- an apparition or specter.
- a creation of the imagination or fancy; fantasy.
- a mental image or representation of a real object.
- an illusory likeness of something.
Origin of phantasm
Synonyms for phantasmSee more synonyms for on Thesaurus.com
Related Words for phantasmapparition, image, mirage, fancy, spirit, fantasy, shade, nightmare, shadow, vapor, dream, specter, vision, eidolon
Examples from the Web for phantasm
Historical Examples of phantasm
It may have been but a phantasm, born of her own fevered imagination.All Roads Lead to Calvary
Jerome K. Jerome
It is a phantasm which has little or no connection with fact.Folkways
William Graham Sumner
Yet, that experience had the sharpness of fact; while this had only the vagueness of a phantasm.The Millionaire Baby
Anna Katharine Green
Then no exaggeration was too absurd for him, no phantasm too unreal, no climax too extreme.Mark Twain
Perhaps this is true—the world a phantasm and our minds fooling us.The Meaning of Faith
Harry Emerson Fosdick
- a phantom
- an illusory perception of an object, person, etc
- (in the philosophy of Plato) objective reality as distorted by perception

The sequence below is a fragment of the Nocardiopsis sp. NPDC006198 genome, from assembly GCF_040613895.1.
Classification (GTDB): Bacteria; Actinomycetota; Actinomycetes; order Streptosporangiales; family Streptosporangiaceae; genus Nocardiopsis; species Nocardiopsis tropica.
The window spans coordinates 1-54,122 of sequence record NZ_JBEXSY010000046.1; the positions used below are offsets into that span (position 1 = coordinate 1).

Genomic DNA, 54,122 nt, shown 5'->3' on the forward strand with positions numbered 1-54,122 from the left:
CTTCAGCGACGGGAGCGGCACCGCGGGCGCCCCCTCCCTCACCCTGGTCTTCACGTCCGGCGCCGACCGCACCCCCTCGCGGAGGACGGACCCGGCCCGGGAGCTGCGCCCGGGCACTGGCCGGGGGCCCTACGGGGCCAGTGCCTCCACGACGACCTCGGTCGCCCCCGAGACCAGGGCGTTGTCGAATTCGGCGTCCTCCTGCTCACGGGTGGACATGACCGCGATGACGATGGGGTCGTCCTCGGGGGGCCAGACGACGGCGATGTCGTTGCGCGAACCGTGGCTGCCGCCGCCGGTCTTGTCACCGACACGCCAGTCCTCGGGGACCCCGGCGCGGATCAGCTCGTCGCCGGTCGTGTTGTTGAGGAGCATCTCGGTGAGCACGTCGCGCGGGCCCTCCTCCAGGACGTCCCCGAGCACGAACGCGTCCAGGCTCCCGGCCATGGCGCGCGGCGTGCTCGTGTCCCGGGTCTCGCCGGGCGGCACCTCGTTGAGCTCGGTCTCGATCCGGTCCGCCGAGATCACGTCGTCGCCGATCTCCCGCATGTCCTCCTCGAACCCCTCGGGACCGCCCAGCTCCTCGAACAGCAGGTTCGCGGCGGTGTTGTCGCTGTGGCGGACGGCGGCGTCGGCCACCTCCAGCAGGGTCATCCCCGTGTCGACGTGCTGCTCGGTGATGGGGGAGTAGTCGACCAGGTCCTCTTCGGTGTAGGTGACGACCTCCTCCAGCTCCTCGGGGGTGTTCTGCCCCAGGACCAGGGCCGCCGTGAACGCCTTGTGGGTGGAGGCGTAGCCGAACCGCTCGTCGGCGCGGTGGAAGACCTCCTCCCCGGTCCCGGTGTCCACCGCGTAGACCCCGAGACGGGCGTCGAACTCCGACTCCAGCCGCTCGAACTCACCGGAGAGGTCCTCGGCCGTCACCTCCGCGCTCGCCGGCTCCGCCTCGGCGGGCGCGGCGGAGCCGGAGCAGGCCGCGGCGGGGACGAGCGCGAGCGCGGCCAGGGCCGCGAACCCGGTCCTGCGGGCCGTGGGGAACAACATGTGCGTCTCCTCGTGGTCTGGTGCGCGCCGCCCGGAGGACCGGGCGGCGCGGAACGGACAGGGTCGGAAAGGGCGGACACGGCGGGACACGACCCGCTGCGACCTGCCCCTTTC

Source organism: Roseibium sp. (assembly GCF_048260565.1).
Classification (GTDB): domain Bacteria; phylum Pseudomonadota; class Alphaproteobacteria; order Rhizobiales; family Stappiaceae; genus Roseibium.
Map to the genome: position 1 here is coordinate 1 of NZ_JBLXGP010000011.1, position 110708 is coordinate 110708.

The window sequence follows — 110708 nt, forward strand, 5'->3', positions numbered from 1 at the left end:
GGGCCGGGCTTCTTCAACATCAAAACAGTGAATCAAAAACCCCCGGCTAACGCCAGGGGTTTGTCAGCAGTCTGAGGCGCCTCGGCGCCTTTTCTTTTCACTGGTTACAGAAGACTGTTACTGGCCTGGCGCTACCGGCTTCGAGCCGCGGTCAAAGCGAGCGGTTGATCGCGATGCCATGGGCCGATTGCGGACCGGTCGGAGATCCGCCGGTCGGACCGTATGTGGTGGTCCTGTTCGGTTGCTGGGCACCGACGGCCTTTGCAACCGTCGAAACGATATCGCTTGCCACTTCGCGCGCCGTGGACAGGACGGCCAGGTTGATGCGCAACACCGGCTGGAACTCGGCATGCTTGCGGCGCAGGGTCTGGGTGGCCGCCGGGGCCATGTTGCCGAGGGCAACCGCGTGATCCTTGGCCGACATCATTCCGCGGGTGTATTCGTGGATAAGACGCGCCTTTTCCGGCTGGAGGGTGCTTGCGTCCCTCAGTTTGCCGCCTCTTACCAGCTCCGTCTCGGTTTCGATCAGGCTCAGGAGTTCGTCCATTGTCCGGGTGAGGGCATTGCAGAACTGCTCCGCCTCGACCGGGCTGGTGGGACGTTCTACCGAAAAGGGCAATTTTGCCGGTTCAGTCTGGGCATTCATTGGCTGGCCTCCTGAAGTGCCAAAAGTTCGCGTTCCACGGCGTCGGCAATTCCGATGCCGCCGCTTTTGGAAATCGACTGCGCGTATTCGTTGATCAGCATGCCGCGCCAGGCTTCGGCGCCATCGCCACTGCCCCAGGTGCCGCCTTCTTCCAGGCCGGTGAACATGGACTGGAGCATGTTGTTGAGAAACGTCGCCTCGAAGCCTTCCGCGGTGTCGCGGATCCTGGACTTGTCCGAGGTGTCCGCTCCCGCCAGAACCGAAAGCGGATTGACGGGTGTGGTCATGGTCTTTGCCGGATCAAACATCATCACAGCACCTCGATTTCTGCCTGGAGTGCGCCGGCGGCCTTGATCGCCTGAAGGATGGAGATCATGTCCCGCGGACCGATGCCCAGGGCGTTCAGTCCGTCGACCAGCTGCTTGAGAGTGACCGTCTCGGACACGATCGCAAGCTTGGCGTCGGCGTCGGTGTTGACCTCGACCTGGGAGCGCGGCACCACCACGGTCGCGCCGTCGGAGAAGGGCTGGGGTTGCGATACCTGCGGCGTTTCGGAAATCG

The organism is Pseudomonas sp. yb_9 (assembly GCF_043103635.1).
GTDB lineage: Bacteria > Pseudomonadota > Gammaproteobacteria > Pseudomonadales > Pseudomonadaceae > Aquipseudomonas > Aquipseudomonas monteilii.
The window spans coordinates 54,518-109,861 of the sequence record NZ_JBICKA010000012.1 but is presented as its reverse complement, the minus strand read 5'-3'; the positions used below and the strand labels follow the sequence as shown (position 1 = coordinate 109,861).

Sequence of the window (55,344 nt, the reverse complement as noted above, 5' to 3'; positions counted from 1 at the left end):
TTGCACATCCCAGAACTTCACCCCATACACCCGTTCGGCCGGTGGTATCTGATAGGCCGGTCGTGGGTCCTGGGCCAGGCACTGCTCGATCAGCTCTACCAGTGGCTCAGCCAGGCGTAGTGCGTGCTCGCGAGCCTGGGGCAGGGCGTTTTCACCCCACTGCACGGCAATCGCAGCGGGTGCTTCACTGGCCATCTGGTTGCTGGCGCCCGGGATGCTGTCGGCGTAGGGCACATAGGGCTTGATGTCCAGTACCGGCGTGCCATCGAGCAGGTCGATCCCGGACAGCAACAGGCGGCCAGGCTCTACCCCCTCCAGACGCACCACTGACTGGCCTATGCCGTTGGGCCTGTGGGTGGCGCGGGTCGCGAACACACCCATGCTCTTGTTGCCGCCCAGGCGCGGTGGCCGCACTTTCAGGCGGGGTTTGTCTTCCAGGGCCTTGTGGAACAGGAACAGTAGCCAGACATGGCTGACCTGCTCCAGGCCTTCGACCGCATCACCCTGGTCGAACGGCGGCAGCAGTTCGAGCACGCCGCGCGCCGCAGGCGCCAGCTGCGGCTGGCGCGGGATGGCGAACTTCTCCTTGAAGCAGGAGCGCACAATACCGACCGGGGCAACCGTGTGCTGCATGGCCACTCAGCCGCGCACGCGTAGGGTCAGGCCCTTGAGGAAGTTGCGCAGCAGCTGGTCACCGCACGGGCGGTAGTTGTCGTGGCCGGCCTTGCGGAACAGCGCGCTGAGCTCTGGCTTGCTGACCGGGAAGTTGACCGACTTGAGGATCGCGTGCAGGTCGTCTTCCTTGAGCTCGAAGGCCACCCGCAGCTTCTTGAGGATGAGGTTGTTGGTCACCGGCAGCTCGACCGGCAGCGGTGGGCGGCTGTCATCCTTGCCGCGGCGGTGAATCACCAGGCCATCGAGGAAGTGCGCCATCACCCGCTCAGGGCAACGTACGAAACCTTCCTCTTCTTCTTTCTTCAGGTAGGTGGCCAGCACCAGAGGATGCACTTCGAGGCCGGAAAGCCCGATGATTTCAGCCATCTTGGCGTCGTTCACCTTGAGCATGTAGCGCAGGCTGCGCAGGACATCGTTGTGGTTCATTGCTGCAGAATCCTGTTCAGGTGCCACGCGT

Word Origin for phantasm
Word Origin and History for phantasm
early 13c., fantesme, from Old French fantosme "a dream, illusion, fantasy; apparition, ghost, phantom" (12c.), and directly from Latin phantasma "an apparition, specter," from Greek phantasma "image, phantom, apparition; mere image, unreality," from phantazein "to make visible, display," from stem of phainein "to bring to light, make appear; come to light, be seen, appear; explain, expound, inform against; appear to be so," from PIE root *bha- (1) "to shine" (cf. Sanskrit bhati "shines, glitters," Old Irish ban "white, light, ray of light"). Spelling conformed to Latin from 16c. (see ph). A spelling variant of phantom, "differentiated, but so that the differences are elusive" [Fowler].
- Something apparently seen but having no physical reality; an apparition.
- An illusory mental image.